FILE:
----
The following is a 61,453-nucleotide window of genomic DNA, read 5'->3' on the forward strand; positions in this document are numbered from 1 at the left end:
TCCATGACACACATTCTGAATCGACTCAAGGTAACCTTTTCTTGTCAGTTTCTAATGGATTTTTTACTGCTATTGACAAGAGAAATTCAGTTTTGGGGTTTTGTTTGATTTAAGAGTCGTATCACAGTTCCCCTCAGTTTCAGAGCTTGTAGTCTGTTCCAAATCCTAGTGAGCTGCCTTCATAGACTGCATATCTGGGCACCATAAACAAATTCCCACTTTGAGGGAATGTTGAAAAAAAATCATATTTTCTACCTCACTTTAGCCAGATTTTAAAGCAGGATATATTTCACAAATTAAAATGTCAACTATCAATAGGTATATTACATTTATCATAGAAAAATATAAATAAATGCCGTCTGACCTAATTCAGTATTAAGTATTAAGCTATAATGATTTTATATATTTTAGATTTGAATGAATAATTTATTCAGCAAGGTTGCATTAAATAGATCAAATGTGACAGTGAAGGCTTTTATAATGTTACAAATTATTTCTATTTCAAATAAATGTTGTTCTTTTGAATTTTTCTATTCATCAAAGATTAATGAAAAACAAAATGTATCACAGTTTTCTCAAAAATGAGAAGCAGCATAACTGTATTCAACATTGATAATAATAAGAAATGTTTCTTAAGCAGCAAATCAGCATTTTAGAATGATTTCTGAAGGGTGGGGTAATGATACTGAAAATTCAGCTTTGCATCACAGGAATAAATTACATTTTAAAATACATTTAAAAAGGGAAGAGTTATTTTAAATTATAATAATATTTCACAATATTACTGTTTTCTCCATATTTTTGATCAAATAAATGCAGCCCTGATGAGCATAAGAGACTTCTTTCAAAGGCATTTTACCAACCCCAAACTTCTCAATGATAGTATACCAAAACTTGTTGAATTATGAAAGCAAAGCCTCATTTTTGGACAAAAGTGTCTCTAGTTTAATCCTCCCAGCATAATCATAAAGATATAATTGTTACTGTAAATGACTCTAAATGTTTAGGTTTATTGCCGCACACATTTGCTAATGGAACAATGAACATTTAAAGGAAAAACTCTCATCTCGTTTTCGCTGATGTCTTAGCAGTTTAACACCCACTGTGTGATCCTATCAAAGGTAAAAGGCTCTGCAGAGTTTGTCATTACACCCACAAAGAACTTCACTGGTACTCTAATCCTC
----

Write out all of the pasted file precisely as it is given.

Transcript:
The following is a 61,453-nucleotide window of genomic DNA, read 5'->3' on the forward strand; positions in this document are numbered from 1 at the left end:
TCCATGACACACATTCTGAATCGACTCAAGGTAACCTTTTCTTGTCAGTTTCTAATGGATTTTTTACTGCTATTGACAAGAGAAATTCAGTTTTGGGGTTTTGTTTGATTTAAGAGTCGTATCACAGTTCCCCTCAGTTTCAGAGCTTGTAGTCTGTTCCAAATCCTAGTGAGCTGCCTTCATAGACTGCATATCTGGGCACCATAAACAAATTCCCACTTTGAGGGAATGTTGAAAAAAAATCATATTTTCTACCTCACTTTAGCCAGATTTTAAAGCAGGATATATTTCACAAATTAAAATGTCAACTATCAATAGGTATATTACATTTATCATAGAAAAATATAAATAAATGCCGTCTGACCTAATTCAGTATTAAGTATTAAGCTATAATGATTTTATATATTTTAGATTTGAATGAATAATTTATTCAGCAAGGTTGCATTAAATAGATCAAATGTGACAGTGAAGGCTTTTATAATGTTACAAATTATTTCTATTTCAAATAAATGTTGTTCTTTTGAATTTTTCTATTCATCAAAGATTAATGAAAAACAAAATGTATCACAGTTTTCTCAAAAATGAGAAGCAGCATAACTGTATTCAACATTGATAATAATAAGAAATGTTTCTTAAGCAGCAAATCAGCATTTTAGAATGATTTCTGAAGGGTGGGGTAATGATACTGAAAATTCAGCTTTGCATCACAGGAATAAATTACATTTTAAAATACATTTAAAAAGGGAAGAGTTATTTTAAATTATAATAATATTTCACAATATTACTGTTTTCTCCATATTTTTGATCAAATAAATGCAGCCCTGATGAGCATAAGAGACTTCTTTCAAAGGCATTTTACCAACCCCAAACTTCTCAATGATAGTATACCAAAACTTGTTGAATTATGAAAGCAAAGCCTCATTTTTGGACAAAAGTGTCTCTAGTTTAATCCTCCCAGCATAATCATAAAGATATAATTGTTACTGTAAATGACTCTAAATGTTTAGGTTTATTGCCGCACACATTTGCTAATGGAACAATGAACATTTAAAGGAAAAACTCTCATCTCGTTTTCGCTGATGTCTTAGCAGTTTAACACCCACTGTGTGATCCTATCAAAGGTAAAAGGCTCTGCAGAGTTTGTCATTACACCCACAAAGAACTTCACTGGTACTCTAATCCTC